"Most of the time we had mountain air, rain and mud to contend with," explains Juan José Pisacane, Sales Manager Professional at Kärcher Argentina. "But at the beginning in Resistencia, we discovered what it means to work at 55°C. Not even the accreditation stickers wanted to stay on our pickup."
The Desafío trio were at the bivouac before the drivers at every stage, figuring out in the organised chaos where they should position themselves, and organising the required water. In most cases, the respective city provided a tank, in other places the fire service offered assistance.
Mechanics under pressure
Cleaning itself was carried out by the teams' mechanics. "Bonnet up, clean the engine compartment, filter and radiator, check parts exposed to high stress or those with limited mileage – and despite the time pressure, not miss any details," says Filipe Ferrao from X-raid, describing the work they do. Pro MINI John Cooper Works were due for cleaning and maintenance in around three hours, unless more serious problems arose on account of technical difficulties. The mechanics were indeed grateful for the high-pressure cleaner when carrying out their work, because: "It is more pleasant not to have to wade through the mud – and of course you can also see more."
And so the challenge was to deliver top performance under the toughest conditions every single day. "You eat when there is something to eat and you sleep when it is convenient to do so. Otherwise you work – that is Dakar mode," explains Ferrao. Since sleep was in short supply, any available space was used, whether in the tent, the roof tent on the truck, or on the camp bed under the truck's side skirt. Ferrao sums up: "This year the rain and cold really took it out of us – but of course we will see each other again in 2018."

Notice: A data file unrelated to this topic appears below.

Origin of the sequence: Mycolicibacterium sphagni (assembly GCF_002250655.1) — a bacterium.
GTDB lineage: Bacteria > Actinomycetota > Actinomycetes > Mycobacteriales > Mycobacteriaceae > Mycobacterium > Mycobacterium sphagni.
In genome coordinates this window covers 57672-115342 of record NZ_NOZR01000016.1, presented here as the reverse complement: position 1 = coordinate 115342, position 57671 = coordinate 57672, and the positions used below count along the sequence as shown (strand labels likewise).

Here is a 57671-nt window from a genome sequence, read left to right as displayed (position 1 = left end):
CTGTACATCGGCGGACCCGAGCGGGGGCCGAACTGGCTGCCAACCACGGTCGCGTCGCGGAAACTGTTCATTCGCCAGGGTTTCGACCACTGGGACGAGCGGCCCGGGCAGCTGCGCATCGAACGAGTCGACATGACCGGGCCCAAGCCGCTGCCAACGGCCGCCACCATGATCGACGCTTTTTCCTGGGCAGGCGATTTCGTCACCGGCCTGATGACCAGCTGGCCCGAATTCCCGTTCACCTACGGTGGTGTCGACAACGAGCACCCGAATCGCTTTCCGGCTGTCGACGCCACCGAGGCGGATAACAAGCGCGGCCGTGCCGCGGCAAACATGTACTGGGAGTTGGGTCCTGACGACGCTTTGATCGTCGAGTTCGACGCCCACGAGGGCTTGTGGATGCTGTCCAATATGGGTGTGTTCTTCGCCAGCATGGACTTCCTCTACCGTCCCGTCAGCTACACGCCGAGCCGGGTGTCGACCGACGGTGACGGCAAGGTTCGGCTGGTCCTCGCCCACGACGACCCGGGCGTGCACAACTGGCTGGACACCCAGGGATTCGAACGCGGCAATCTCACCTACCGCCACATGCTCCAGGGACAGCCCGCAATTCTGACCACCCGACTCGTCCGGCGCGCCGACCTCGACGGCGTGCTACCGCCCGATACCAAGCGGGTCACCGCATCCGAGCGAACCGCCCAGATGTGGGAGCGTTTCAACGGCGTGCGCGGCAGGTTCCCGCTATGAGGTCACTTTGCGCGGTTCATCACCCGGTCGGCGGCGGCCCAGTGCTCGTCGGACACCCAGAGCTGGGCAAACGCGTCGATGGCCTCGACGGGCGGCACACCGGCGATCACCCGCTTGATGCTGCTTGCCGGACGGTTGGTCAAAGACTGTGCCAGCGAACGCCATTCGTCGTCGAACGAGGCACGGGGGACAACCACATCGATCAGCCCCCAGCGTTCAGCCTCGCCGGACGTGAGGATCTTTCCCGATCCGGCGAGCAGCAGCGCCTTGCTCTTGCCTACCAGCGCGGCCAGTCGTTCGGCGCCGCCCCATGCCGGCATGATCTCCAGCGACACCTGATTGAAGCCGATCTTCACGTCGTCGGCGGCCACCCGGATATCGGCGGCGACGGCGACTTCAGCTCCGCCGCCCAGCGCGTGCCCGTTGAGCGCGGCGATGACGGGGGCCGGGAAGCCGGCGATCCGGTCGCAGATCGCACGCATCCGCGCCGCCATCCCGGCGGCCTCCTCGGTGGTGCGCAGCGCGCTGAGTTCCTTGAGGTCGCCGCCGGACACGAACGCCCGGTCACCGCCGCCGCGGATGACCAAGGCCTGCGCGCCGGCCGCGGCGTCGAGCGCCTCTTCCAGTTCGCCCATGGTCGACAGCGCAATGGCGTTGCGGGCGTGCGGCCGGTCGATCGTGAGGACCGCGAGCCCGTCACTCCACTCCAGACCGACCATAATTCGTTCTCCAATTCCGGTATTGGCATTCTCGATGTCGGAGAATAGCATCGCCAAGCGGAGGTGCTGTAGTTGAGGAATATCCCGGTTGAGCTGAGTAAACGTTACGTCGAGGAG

From odyssey to Dakar
The fascinating origins of the Dakar Rally go back to the 1970s. In 1977, the Frenchman Thierry Sabine lost his way in the Libyan desert during the Abidjan-Nice Rally. Inspired by this serious experience, he founded the Dakar Rally in 1979. Four years later, the myth was finally established when more than 40 drivers got lost in a sandstorm in the Ténéré desert (southern Sahara), some of them taking four whole days to get back onto the route. Ever since, the Dakar has been regarded as the most famous long-distance desert rally in the world. For those who embark on this adventure, Sabine's words are sure to be as true now as they ever were: "A challenge for those who go. A dream for those who stay behind."
Water – a precious resource
Owing to the scarcity of water, there was a particular emphasis on low consumption of this precious natural resource. The mobile team, as well as the Cleaning Centre, collected the waste water, processed it and reused it. The team also sent the water required for cleaning in the Cleaning Centre to a certified partner at the end of the project, who fed it back into the drinking water system following reprocessing.